A conversation with an interesting Portlander
by: Courtesy of Food Network Radishes, barnacles, you give it to him and Vitaly Paley will cook it. And the Portland chef, fresh off his Iron Chef victory, will do so with a competitive edge.

Vitaly Paley is wearing a T-shirt with a radish on it this week. He earned it. Paley, owner and chef of Paley's Place on Northwest 21st Avenue, received a ceremonial fork to the city two weeks ago after returning to Portland victorious in the latest Iron Chef competition. The secret ingredient in his nationally televised cook-off was radishes.

Portland Tribune: Cooking is usually considered a creative art. Did you have any qualms entering a cooking competition?

Vitaly Paley: There's always butterflies in your stomach when you go to a competition. Competition is nothing new to me. I grew up as a young musician. Competition was encouraged. That's how you got better.

When I was 14, I won a Bach competition. I was just fresh from Russia. That gave me my little taste of what it's like to win.

Even at Julliard, I'm on the fourth floor where all the pianos are and musicians practice before their lessons. The walls are not very thick and sometimes you hear somebody practicing what you're practicing and you're sitting there trying to play it faster or better or louder. I want to drown this guy out. I have this competitive streak in me. And I'm a sore loser.

Tribune: So now that you've won your Iron Chef competition, can you recall a most heated moment?

Paley: There were a couple things that didn't make the cuts in the edits. A mic came out of my pocket and ended up on the floor while I was running. I didn't even think, 'It's up to me to place this mic back.'

Tribune: Besides, we never pick things off the floor when we're cooking, right?

Paley: My hands were full of radishes and things. So I had to stop what I was doing and say a few words and pick the mic up and put it in my back pocket and continue what I was doing.

Tribune: Why didn't someone from the show help?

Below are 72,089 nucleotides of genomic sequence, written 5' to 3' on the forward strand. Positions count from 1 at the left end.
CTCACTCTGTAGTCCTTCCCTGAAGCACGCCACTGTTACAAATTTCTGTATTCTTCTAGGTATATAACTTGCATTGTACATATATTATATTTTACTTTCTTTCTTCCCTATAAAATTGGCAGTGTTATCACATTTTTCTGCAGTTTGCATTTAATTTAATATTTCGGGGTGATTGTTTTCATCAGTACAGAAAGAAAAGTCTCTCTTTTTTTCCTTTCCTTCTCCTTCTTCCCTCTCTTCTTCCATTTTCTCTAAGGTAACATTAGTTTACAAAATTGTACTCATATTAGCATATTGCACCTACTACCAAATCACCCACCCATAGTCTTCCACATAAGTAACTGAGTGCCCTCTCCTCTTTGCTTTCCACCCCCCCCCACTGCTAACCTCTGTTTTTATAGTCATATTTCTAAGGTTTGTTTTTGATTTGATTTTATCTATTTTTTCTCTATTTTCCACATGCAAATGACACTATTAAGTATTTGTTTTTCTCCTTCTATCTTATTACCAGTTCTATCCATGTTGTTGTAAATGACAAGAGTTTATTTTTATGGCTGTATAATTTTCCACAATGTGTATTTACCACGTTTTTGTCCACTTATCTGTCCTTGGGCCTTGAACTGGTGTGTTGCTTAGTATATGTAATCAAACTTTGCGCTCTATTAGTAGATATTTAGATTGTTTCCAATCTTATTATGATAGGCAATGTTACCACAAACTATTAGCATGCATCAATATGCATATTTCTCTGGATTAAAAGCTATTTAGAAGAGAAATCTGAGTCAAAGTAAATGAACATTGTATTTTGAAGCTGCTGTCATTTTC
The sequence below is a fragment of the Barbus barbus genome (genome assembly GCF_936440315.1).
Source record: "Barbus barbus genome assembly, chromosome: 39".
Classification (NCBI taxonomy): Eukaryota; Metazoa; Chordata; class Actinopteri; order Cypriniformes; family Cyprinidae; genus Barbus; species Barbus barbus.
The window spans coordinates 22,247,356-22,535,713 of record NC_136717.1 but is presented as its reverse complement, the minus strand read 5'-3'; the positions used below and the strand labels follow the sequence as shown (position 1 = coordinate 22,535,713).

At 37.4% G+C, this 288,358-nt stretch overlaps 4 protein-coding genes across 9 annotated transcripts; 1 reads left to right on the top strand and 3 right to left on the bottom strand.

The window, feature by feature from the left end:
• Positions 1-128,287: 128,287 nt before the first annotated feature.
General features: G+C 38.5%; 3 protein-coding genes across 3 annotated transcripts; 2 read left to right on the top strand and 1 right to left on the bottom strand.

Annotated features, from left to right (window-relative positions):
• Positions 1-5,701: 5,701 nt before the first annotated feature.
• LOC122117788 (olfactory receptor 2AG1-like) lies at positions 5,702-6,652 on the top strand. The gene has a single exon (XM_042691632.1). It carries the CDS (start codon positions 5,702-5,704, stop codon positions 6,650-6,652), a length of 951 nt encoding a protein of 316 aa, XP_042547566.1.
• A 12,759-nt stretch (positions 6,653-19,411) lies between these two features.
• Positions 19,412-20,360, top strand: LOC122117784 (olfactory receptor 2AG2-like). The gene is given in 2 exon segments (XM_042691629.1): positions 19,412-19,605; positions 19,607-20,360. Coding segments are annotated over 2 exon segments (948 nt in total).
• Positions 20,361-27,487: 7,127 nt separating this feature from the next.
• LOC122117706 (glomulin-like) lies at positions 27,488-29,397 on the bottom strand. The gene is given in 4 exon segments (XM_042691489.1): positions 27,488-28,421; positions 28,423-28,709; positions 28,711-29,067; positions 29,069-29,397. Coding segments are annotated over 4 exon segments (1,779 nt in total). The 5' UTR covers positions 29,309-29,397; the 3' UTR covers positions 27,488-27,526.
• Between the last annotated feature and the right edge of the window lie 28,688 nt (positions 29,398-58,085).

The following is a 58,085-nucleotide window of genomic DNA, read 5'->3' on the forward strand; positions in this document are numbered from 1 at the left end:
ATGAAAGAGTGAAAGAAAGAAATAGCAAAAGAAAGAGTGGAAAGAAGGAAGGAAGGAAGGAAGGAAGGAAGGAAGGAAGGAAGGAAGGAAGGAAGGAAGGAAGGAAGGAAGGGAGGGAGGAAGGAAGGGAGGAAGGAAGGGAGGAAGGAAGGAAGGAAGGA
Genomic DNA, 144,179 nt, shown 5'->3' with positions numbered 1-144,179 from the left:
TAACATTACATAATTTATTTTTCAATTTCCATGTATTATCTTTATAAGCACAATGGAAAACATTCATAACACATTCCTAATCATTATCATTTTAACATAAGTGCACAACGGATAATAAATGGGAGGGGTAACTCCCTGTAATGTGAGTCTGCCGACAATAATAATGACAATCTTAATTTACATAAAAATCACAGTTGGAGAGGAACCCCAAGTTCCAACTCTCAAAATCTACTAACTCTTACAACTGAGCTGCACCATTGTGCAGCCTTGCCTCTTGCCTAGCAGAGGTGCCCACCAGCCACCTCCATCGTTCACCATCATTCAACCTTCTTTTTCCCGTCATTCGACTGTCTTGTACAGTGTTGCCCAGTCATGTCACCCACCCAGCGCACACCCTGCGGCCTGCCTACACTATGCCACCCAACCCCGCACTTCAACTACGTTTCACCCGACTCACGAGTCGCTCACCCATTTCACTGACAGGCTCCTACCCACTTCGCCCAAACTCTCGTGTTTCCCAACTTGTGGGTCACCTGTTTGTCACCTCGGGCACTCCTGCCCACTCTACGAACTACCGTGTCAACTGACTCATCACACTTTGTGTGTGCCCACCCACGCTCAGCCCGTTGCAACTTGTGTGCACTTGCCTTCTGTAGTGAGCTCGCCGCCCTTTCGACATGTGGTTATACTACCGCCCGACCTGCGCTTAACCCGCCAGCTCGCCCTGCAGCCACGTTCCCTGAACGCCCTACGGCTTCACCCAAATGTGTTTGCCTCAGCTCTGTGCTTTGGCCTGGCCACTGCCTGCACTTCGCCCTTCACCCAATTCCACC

Paley: It's a competition. You're on your own.

There was another one. An hour is not enough to be in a place you're not familiar with. When I'm in my kitchen things are mechanical, you know where things are. There, you have to take that extra five seconds for someone to tell you where the pepper grinder is.

At about seven minutes left on the clock I realized I didn't have the sorbet ready. That's when I needed to say to myself, 'Do I skip the sorbet or do I just go for it?' I went for it. I made the sorbet, I put it in the ice cream machine and crossed my fingers in the hope it would be done in five minutes.

It got done with about 45 seconds on the clock left. As I'm screaming, 'Sorbet is done,' the boys are plating food. The next thing I know one of the floor announcers runs up to me and wants to taste the sorbet with 45 seconds on the clock.

Tribune: They weren't around to help you when you dropped the mic but when you're furiously finishing the competition they want to talk? What did you do?

Paley: I let him taste it, but all I could think of was, 'Damn it, get out of my way, I have to put it on a plate.' It's TV. They want drama. That's the whole point. They want you to sweat it out. I gave them drama.

Tribune: Going into the competition, any major concerns?

Paley: The concern was the secret ingredient could be totally off the wall. It could be sugar or milk or marshmallows.

Tribune: Well, you got radishes.

Paley: At least I knew the territory I was in. Radishes are at least a recognizable vegetable. The very first Iron Chef I did, here at the Crystal Ballroom, the ingredient they threw at us was wild harvested gooseneck barnacles.

Tribune: What?

Paley: It's a barnacle that grows on pilings next to mussels and they look like tiny geoducks and nobody eats them here. They're garbage. But in Europe they're popular.

They were sitting in front of me. I had three kinds of wild seaweed and wild mustard blossoms. That was strange. I had morels and what I did was stuff morels with a vegetable stuffing and I took the barnacles, blanched them, peeled them and treated them like you would a clam. We sautéed some bacon with stuffed morels and the gooseneck barnacles, finished with a little cream and garnished with the mustard blossoms and it was tasty.

Tribune: Cheating. Anything can taste good with bacon. Had you ever had gooseneck barnacles before?

Paley: I had a premonition they'd throw something at us we'd never seen. The night before I went upstairs and started digging through cookbook collections and I was looking at a recipe for gooseneck barnacles.

Tribune: You just did that? Nobody had said something about weird local ingredients?

Paley: No, but (the day before the competition) I walked into the kitchen stadium they were building and through the corner of my eye I saw a guy who was famous for bringing around wild things to Portland restaurants.

I looked at him and I said, 'I wonder if he's the one supplying ingredients?' At one point in the past he had mentioned to me, 'Would you like some gooseneck barnacles?' I said, 'What the hell is that?'

So I walk onto the stage and there it is, gooseneck barnacles. That's when I said, 'I'm winning today.'

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